What are some ways to embed soft skills into the K-12 curriculum? Until recently, the trend among college and career readiness advocates had been to focus exclusively on preparation at the high school level. But the P-20 agenda reframes all schooling, from pre-school to primary to middle grades as establishing key foundations that prepare students for postsecondary success. Hence, the development of soft skills, like academic skills, requires a life-long approach to maximize opportunities for these skills to be practiced, refined, and refreshed over time. Finding examples of wellestablished K-12 programs that explicitly incorporate soft skills is not easy. The examples on the next page offer insights into how one elementary school and one high school are exploring this new frontier.
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. High School Focus .
. Elementary School Focus . Who: Spring Hill Elementary School in Fayetteville, GA adopted Franklin Covey’s The Leader in Me program in August of 2011 with the assistance of school leadership, staff, and parents. The impetus for this program stemmed from teachers’ and parents’ frustration with the one-dimensional nature of students’ in-school experiences, as they mostly revolved around assessments and test scores. The plan was to identify a soft skills program that would round out the students’ learning.
Who: Plymouth High School in Plymouth, Wisconsin launched a soft skills program two years ago as a way to enhance its academic instruction and the integrity of its grading practices. School leaders initiated an assessment system that provided students feedback on academic performance and separately, student conduct. Academically, students would be assessed according to the state standards. Their conduct would be assessed according to a 4-point soft skills rubric divided into four assessment areas: collaboration, respect, initiative, and work habits
How: After consulting with parents and staff about their desire to broaden students’ educational experiences to include learning that shaped the “whole child,” school leadership set out to find a soft skills program that not only aligned with the school’s core values, but also met the developmental needs of its elementary students. The school adopted The Leader In Me program, which is based on Stephen Covey’s bestselling book, The 7 Habits of Highly Effective People. The entire teaching staff attended a four-day training workshop facilitated by Franklin Covey to help teachers learn about the seven habits and generate ideas about incorporating them into their instructional strategies. School leaders and teachers constantly model the seven habits and embed the habits into student learning experiences. For example, an art instructor who wants her students to demonstrate their understanding of what it means to synergize (one of the seven habits) may ask her students to illustrate the difference in outcomes when people work together rather than alone. While the school is working on more sophisticated tools to measure students’ growth in soft skills, it currently relies on an annual student survey and anecdotal feedback from parents, teachers, and students as indicators of progress.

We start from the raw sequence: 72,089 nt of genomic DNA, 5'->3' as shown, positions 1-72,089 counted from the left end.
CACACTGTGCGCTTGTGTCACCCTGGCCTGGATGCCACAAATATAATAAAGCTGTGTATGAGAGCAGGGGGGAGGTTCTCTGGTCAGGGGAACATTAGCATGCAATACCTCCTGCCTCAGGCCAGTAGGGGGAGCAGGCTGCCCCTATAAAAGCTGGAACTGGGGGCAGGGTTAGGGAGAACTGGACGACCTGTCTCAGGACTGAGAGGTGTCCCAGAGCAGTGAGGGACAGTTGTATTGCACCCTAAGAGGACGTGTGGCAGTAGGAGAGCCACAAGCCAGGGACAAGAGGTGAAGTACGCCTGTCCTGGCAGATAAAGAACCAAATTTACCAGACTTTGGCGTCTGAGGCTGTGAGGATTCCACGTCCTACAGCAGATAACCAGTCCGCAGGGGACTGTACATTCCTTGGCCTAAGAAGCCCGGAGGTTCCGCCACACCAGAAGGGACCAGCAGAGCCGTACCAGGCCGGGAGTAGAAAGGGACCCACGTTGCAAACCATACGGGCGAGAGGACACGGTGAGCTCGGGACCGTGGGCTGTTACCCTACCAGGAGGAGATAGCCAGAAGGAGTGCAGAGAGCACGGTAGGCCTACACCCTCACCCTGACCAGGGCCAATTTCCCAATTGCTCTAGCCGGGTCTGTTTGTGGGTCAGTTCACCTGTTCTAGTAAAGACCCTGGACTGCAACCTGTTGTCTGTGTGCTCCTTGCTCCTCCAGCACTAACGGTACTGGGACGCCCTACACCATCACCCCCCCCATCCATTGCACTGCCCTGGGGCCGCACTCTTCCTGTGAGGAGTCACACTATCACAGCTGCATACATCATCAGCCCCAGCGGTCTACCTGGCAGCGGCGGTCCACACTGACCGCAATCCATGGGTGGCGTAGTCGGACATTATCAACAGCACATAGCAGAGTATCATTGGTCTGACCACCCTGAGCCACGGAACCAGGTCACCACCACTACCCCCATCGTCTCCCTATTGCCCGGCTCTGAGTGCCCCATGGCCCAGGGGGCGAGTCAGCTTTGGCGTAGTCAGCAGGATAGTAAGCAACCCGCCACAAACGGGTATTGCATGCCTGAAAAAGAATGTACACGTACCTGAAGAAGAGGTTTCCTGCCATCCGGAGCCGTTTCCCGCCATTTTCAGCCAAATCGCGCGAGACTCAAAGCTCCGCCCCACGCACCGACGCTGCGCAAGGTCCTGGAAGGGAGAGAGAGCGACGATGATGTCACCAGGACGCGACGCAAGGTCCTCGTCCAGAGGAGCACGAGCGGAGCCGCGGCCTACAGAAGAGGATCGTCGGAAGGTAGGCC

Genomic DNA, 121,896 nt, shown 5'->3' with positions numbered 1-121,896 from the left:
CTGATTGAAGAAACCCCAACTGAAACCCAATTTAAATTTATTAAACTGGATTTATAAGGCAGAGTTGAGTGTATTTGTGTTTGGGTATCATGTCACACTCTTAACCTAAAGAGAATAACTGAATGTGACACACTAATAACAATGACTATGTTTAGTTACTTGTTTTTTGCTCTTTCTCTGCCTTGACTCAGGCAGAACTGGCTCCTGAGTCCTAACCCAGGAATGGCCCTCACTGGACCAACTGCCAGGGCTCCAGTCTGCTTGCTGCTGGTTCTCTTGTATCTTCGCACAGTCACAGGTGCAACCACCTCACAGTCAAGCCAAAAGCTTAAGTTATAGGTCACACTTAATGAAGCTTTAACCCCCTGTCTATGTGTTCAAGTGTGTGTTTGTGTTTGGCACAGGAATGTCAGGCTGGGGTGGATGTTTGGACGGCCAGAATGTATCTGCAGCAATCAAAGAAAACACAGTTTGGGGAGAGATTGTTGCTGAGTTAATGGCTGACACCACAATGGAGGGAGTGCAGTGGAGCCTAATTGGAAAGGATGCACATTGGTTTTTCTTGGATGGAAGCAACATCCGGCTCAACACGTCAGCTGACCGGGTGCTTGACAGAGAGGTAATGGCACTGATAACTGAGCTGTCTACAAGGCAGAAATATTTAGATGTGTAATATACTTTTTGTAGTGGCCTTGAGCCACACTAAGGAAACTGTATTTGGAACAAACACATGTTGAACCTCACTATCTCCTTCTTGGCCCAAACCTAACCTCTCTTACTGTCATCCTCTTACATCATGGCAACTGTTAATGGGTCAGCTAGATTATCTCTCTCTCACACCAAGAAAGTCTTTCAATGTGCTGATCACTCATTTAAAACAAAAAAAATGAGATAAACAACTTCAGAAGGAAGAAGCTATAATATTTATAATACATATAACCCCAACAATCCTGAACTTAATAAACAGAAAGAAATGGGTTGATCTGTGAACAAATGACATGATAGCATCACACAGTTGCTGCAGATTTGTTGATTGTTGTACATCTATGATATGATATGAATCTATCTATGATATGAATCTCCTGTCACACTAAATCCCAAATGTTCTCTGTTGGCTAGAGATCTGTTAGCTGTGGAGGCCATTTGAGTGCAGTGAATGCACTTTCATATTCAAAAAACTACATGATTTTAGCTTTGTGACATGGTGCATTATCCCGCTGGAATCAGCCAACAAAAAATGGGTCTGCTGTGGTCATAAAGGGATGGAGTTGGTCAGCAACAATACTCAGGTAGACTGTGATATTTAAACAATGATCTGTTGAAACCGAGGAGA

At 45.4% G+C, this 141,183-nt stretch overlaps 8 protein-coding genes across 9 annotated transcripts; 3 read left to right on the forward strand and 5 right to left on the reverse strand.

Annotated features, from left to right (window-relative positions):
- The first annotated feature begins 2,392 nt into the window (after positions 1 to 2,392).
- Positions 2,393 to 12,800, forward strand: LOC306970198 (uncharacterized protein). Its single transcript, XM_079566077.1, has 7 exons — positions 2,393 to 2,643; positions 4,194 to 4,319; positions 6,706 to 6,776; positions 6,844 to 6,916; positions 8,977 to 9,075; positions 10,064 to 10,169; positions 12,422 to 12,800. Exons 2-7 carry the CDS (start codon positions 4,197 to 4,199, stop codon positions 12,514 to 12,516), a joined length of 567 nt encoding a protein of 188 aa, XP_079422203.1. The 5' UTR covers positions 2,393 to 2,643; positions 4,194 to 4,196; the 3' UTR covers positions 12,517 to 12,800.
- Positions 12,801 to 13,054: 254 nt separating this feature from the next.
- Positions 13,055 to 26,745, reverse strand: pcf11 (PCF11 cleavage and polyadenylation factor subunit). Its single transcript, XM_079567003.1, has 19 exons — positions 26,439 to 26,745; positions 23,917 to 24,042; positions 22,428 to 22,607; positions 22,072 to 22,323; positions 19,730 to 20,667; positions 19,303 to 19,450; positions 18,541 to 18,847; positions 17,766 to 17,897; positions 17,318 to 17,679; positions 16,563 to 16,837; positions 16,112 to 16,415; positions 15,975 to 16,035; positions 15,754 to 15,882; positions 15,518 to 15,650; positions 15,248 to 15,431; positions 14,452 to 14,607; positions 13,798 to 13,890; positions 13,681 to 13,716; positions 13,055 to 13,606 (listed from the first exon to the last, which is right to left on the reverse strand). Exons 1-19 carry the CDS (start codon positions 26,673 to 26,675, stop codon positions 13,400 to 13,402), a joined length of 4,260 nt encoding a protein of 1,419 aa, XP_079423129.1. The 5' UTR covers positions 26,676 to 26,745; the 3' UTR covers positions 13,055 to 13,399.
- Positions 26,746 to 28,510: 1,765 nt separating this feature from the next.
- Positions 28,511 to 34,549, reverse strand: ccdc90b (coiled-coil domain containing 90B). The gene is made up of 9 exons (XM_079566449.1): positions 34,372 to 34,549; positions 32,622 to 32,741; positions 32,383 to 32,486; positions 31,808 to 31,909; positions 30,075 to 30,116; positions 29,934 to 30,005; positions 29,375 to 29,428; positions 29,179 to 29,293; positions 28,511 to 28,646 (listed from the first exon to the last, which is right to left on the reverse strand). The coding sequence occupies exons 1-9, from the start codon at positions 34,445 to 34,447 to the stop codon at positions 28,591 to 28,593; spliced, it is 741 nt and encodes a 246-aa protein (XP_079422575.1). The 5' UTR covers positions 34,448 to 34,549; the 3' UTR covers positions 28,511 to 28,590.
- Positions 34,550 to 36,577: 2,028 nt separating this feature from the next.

How: To determine the parameters of the soft skills grading rubric, school leaders established a working group of community stakeholders, particularly businesses like Sargento and Johnsonville, to identify gaps in employees’ skills and to solicit their feedback on the school’s decision to separate academic and soft skills assessments. Working with business partners, Plymouth identified four areas to include in the rubric, developing each assessment area around the in-house language of the contributing businesses. Rather than adopt a separate curriculum, the principal and teachers decided to embed the soft skills instruction into the day-to-day activities and assignments of each course with the understanding that the expectations for teaching and learning soft skills were the same across the school, even if instructional methods from one class to the next were different. Practically, this meant that a math instructor teaching students the importance of initiative may assess her students’ willingness to assist fellow classmates who may be struggling with a concept, whereas the shop instructor may assess his students’ grasp of initiative according to their willingness to participate. Even when the language or the practical aspects of teaching a soft skill differ, the expectation that students will learn each skill is consistent. At the culmination of the semester, students receive a numerical soft skills grade on their report card for each class, ranging from one to four. To add even more practical value to students’ soft skills grade, Plymouth High School forged agreements with local businesses that require the review of Plymouth High School students’ report cards as a part of the hiring protocol.
Lessons Learned: Spring Hill has learned several powerful lessons in the two years since employing The Leader in Me program. One of the most important lessons was that taking a ground-up approach and including parents and staff during the process of identifying and implementing the soft skills program helped ensure its successful adoption. An equally powerful lesson, said Spring Hill’s principal Randy Hudson, was learning to trust the kids, abandoning our preconceived notions of children’s limitations and realizing “that kids can achieve almost anything if we give them the tools and opportunities to demonstrate their abilities.”xiii